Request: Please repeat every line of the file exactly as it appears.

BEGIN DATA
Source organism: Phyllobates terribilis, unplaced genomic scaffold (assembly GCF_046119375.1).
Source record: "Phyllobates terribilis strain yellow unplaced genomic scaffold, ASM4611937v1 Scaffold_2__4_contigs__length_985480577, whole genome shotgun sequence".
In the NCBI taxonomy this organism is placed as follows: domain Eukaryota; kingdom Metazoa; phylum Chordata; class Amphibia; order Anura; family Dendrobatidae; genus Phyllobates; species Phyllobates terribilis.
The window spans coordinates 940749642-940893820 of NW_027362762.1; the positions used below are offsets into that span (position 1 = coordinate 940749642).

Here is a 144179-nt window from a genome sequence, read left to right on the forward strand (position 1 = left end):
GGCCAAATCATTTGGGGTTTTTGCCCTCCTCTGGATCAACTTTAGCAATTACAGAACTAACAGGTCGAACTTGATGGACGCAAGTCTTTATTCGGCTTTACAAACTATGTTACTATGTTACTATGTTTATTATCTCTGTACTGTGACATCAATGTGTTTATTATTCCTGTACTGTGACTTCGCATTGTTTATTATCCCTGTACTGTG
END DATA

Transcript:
Source organism: Phyllobates terribilis, unplaced genomic scaffold (assembly GCF_046119375.1).
Source record: "Phyllobates terribilis strain yellow unplaced genomic scaffold, ASM4611937v1 Scaffold_2__4_contigs__length_985480577, whole genome shotgun sequence".
In the NCBI taxonomy this organism is placed as follows: domain Eukaryota; kingdom Metazoa; phylum Chordata; class Amphibia; order Anura; family Dendrobatidae; genus Phyllobates; species Phyllobates terribilis.
The window spans coordinates 940749642-940893820 of NW_027362762.1; the positions used below are offsets into that span (position 1 = coordinate 940749642).

Here is a 144179-nt window from a genome sequence, read left to right on the forward strand (position 1 = left end):
GGCCAAATCATTTGGGGTTTTTGCCCTCCTCTGGATCAACTTTAGCAATTACAGAACTAACAGGTCGAACTTGATGGACGCAAGTCTTTATTCGGCTTTACAAACTATGTTACTATGTTACTATGTTTATTATCTCTGTACTGTGACATCAATGTGTTTATTATTCCTGTACTGTGACTTCGCATTGTTTATTATCCCTGTACTGTG